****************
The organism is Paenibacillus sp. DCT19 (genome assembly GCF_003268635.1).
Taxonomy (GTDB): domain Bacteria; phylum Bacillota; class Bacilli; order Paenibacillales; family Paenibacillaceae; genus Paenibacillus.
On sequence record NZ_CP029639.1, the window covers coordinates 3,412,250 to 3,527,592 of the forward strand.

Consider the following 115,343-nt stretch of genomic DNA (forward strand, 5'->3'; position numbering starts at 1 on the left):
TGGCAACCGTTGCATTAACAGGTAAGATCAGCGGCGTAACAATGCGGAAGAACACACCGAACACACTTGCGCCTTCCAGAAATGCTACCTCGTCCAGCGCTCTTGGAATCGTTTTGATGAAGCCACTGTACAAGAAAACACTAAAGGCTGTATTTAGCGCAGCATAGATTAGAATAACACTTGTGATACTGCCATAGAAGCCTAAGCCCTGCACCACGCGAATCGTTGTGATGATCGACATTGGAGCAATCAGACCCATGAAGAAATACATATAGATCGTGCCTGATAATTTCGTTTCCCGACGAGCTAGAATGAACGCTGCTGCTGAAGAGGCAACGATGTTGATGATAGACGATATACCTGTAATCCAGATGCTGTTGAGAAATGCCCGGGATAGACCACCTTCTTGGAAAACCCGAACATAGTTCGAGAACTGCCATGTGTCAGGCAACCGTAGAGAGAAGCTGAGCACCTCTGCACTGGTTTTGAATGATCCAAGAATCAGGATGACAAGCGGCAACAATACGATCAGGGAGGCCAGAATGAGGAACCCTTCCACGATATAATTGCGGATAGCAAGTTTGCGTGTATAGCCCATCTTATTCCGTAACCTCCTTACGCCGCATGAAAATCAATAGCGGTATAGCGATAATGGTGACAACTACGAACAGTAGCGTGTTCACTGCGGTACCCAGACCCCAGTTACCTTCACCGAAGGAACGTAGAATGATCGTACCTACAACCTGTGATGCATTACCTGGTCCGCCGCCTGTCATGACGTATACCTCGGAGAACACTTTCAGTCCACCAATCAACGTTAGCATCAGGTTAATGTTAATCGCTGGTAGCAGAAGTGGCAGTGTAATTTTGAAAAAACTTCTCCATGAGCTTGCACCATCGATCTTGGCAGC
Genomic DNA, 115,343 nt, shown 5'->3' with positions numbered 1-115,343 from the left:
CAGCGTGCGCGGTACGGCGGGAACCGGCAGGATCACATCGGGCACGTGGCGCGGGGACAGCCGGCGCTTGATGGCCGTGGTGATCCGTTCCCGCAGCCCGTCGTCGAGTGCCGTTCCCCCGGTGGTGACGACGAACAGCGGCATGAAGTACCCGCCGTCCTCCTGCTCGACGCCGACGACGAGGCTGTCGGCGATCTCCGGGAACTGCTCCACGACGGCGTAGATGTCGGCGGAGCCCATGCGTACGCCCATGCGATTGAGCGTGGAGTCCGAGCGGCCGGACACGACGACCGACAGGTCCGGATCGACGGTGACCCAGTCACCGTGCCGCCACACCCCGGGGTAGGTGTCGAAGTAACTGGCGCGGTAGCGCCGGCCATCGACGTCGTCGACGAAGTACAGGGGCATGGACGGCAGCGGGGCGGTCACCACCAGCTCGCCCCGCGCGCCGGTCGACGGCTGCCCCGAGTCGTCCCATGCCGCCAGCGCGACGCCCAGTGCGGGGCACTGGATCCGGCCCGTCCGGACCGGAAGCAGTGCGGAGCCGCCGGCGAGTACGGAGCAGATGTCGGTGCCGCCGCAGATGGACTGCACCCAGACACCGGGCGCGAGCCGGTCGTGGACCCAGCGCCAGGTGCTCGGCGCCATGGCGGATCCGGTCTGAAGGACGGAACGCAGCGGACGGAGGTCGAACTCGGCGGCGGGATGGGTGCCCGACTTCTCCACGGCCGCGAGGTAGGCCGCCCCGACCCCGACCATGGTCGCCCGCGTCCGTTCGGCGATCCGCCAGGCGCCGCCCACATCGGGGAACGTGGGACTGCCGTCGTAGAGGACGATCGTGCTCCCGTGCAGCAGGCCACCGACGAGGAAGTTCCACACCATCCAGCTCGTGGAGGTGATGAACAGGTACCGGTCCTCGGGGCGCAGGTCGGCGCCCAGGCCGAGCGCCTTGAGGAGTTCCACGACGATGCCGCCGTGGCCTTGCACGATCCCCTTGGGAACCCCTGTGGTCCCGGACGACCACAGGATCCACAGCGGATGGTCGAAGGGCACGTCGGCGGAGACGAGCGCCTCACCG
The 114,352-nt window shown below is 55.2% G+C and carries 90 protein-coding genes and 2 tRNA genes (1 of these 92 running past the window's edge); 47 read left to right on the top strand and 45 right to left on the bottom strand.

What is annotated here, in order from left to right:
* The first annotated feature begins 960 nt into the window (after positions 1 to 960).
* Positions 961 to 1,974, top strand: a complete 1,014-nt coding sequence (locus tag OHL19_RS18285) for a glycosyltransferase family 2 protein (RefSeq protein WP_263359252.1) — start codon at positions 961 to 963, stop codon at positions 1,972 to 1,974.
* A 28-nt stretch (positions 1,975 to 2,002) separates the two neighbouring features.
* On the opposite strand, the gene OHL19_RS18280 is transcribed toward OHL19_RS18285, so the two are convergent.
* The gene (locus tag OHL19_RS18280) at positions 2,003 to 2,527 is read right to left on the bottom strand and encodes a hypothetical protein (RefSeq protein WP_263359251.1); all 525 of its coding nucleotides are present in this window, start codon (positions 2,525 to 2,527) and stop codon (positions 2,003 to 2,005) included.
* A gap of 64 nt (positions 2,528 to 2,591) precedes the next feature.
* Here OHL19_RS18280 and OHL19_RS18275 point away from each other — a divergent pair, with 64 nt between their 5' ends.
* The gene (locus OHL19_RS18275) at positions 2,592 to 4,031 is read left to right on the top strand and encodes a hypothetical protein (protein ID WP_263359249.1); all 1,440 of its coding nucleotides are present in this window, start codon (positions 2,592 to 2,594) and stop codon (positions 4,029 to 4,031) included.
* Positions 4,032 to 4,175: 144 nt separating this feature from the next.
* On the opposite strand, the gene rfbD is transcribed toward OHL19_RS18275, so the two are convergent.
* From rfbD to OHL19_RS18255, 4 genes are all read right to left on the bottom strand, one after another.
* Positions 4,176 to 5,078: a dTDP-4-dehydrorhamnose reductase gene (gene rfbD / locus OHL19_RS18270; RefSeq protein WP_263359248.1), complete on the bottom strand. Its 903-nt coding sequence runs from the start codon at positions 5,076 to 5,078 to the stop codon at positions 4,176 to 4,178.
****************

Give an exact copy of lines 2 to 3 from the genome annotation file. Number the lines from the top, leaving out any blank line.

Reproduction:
Taxonomy (GTDB): domain Bacteria; phylum Bacillota; class Bacilli; order Paenibacillales; family Paenibacillaceae; genus Paenibacillus.
On sequence record NZ_CP029639.1, the window covers coordinates 3,412,250 to 3,527,592 of the forward strand.